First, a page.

Friday, February 26, 2010
This NYT/Reuters article about the gold medal-winning women's hockey team made me chuckle:
I say drunkenly honking the Zamboni horn is entirely appropriate! Had the team tipped over the Zamboni, that may have pushed the envelope, but as far as I can tell, these ladies are being exemplary Olympic role models.
Wednesday, February 24, 2010
Love this photo. Via my colleague, Campus Progress editor Kay Steiger, Canada rubs it in (presumably after hockey loss?):
Tuesday, February 23, 2010
I dig the Winter Olympics. I love the beauty and precariousness of snow sports; I appreciate the (relative) absence of bloated salaries and thick-necked machismo; and perhaps most importantly, I enjoy the abundance of cute European dudes with names like "Wolfgang." Plus, there are actual women competing, something you
I dig everything, that is, except for ice dancing. I mean, come on, people. Wake up and smell the cheese! You know what I'd like to see? Totally nonchalant ice dancers. At the end of their routine, instead of acting like they just survived a hurricane, they'd be like "whatev." I'd give that performance a gold.
Thursday, February 18, 2010
A bit late posting this to the blog, as I've been busy with my moonlighting gig, hostessing and pouring wine. It seems the entire northern hemisphere is on spring break this week.
Enough people were confused by last week's cartoon that I decided to issue a clarification. Given the ongoing rash of terrible cartoons about snow disproving global warming, I felt it important to clear my name. I hope you regular readers don't take the insult in the last panel personally.
While I thought this one was kind of a throwaway, more people have written emails of approval than I expected. Which confirms my belief that I can never predict which cartoons of mine readers will like!
PS: It was thanks to me that this guy managed to get a table at a full restaurant the other night:
It was hard, but as I sat his party, I resisted any temptation to sing "Footloose" or "Danger Zone."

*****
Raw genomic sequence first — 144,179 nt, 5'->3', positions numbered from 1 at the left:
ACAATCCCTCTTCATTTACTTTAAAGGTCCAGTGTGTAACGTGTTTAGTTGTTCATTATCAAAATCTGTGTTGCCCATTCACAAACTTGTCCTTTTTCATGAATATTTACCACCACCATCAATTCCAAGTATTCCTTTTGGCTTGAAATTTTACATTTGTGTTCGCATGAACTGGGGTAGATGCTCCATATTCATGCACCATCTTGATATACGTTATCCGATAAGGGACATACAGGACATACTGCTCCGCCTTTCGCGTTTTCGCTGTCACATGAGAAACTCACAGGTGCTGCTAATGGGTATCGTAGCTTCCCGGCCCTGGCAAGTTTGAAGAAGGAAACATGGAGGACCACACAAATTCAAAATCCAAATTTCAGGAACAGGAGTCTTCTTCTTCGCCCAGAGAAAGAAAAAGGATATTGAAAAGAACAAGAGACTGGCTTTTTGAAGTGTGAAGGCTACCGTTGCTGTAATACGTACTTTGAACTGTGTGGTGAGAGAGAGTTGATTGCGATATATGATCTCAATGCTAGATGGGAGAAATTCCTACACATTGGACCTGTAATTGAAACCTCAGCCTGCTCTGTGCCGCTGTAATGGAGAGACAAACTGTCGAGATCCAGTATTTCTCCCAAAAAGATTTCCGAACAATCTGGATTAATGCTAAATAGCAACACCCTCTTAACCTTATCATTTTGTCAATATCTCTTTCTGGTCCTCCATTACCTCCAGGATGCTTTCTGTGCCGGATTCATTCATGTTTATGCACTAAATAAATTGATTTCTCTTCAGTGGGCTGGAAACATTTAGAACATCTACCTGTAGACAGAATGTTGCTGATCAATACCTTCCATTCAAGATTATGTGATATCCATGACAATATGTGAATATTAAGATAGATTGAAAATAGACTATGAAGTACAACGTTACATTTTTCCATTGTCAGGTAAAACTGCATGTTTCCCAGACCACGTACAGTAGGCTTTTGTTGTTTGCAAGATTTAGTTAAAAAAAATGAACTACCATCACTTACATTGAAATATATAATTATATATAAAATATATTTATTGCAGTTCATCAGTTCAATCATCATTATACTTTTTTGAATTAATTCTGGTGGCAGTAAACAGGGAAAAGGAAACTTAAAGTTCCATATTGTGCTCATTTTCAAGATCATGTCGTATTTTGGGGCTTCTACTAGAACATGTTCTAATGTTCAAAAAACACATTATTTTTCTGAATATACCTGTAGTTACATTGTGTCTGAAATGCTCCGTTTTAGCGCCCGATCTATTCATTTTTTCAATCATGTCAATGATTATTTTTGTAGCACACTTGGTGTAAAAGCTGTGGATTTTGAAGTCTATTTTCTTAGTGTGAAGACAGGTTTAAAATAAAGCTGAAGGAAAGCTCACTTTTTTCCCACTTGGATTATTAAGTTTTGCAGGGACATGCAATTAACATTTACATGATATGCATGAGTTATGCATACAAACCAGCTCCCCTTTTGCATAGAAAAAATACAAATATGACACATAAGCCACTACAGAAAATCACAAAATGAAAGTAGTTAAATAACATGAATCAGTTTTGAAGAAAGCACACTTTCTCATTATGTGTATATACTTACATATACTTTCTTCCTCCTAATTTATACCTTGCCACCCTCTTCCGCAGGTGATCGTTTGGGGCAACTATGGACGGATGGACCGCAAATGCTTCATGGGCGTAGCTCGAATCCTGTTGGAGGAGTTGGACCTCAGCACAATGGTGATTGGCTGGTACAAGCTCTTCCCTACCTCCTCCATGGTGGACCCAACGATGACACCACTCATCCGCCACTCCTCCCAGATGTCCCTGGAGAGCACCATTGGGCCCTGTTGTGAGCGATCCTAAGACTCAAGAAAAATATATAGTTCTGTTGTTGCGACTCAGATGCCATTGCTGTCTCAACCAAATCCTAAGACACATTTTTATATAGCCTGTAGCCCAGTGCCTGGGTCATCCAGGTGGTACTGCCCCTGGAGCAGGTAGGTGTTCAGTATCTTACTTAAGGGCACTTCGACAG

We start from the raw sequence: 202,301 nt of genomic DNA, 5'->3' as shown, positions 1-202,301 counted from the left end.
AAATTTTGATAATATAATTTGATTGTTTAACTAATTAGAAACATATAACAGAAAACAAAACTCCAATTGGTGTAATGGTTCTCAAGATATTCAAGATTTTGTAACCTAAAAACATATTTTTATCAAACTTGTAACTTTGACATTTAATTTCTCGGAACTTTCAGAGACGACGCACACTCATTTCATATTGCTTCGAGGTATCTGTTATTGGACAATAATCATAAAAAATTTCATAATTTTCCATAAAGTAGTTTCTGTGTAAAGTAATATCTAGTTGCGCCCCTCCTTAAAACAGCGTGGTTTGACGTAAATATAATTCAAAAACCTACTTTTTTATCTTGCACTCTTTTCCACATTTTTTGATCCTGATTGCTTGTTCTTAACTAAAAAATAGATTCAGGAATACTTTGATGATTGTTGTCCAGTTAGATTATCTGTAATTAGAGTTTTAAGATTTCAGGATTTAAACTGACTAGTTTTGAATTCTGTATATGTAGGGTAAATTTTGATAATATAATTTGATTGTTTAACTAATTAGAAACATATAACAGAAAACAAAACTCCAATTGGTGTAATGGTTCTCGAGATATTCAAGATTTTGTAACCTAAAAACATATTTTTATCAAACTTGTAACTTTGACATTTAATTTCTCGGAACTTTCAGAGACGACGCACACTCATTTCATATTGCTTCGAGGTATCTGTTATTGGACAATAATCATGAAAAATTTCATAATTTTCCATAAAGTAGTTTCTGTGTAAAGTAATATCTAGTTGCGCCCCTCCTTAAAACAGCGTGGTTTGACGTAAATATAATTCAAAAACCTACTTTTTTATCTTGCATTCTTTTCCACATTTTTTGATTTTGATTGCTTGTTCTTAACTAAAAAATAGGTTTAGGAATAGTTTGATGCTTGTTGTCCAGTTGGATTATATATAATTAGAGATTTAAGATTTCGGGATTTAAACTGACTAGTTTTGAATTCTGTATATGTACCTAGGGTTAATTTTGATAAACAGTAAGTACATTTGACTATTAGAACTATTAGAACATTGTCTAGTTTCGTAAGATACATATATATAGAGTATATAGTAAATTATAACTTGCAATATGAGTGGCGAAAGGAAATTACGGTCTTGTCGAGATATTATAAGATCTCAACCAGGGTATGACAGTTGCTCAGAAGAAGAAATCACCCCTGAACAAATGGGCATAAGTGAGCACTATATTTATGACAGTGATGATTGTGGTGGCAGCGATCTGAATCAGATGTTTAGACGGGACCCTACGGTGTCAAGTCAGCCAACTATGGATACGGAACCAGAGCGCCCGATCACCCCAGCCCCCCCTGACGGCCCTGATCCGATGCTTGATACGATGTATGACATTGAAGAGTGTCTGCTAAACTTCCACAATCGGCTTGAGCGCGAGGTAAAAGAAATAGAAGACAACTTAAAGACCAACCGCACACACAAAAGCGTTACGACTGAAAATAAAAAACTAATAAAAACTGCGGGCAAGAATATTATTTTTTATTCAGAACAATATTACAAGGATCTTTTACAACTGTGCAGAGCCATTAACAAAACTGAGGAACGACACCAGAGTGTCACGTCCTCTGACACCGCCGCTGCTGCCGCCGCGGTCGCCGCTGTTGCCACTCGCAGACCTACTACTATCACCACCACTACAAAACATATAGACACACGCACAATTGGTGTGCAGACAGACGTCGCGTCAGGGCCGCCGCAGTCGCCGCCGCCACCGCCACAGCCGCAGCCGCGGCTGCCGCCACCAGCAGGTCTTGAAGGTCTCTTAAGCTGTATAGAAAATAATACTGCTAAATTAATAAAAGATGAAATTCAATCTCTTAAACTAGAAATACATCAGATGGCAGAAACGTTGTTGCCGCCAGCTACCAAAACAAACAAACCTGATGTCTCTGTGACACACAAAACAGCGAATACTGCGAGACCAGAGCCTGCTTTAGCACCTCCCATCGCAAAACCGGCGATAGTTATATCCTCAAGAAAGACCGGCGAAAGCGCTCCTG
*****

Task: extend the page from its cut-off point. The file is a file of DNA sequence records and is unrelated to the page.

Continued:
Wednesday, February 10, 2010
Argh! I just realized that some people are reading this week's cartoon as an endorsement of the view that snowstorms disprove global warming. Not regular readers, I'm guessing. I think the sarcasm is obvious from the beginning, but doesn't the last panel give it away? With the line about rain in Europe disproving droughts in Africa? Put on your irony caps and READ MORE CLOSELY, PEOPLE!
Tuesday, February 09, 2010
I'm going to insult another cartoon now. This one apparently suggests that feminists dislike Sarah Palin for her looks and mannerisms, as opposed to her politics. Okay, you got me. I find her politics so enlightened, she could lead the colonial fleet on "Battlestar Galactica" -- but I just can't get past that beehive.
(Related cartoon: "What's in the Beehive?")
Bad editorial cartoons suggesting winter weather somehow disproves global warming have been chapping my hide for weeks now. Brian recently alerted me to this blog, which actually collects them. (Scroll down to April 8 for a nice rebuttal.)
Then I saw this story on TPM about an absolutely moronic GOP ad attacking the Congressman I voted for when I lived in Charlottesville. A description:
It doesn't take much effort to understand that snow is consistent with global warming and that 2009 was one of the hottest years on record (via BoingBoing).
Wednesday, February 03, 2010
Speaking of people torn in two, I occasionally get emails from somewhat confused conservatives who like my cartoons but hate my politics. Yesterday I received this ambivalent classic:
Jen -- Needed a laugh, went to your strips. Decade of Doom = clever, funny! Circle of Stupidity = dumbUm, thanks?
Tuesday, February 02, 2010
So the Supreme Court ruled that corporations can spend as much as they want to influence elections. I've been watching with exasperation as various lefties tie themselves in knots over perceived conflict between the First Amendment and the destruction of what little remains of our democracy. It's not that complicated, people!
There's free speech, and then there's money you can spend to advertise that speech. Under campaign finance laws, corporations are still free to say whatever stupid thing they want, no matter how boneheaded or contrary to the public good. They just can't flood the airwaves -- the public airwaves -- with paid propaganda that most ordinary Americans can't afford themselves. (Yes, I know the law also affects labor unions and groups like Planned Parenthood, whose vast war chests simply crush those of giant multinationals, no?)
Using the court's logic, those without money to advance their viewpoint have, de facto, limited free speech. It all goes back to Isaiah Berlin's (and others') concept of positive and negative liberty: corporations' "freedom" to dominate the media (thus intimidating politicians in the process) takes away your freedom to be heard; or freedom from having your voice effectively censored.
Addendum: As an example of the conflicted lefties mentioned above, there's Glenn Greenwald, who takes an abstract, libertarian view of free speech (as opposed to empirical). He messily tries to argue against making a distinction between money and speech here. But he uses a bunch of ridiculously extreme counterexamples no one is proposing. In the 21st-century mass media age, a legal entity with millions and millions of dollars to purchase and distort reality is a little different from the piddling amounts of money spent in citizens' political activism.
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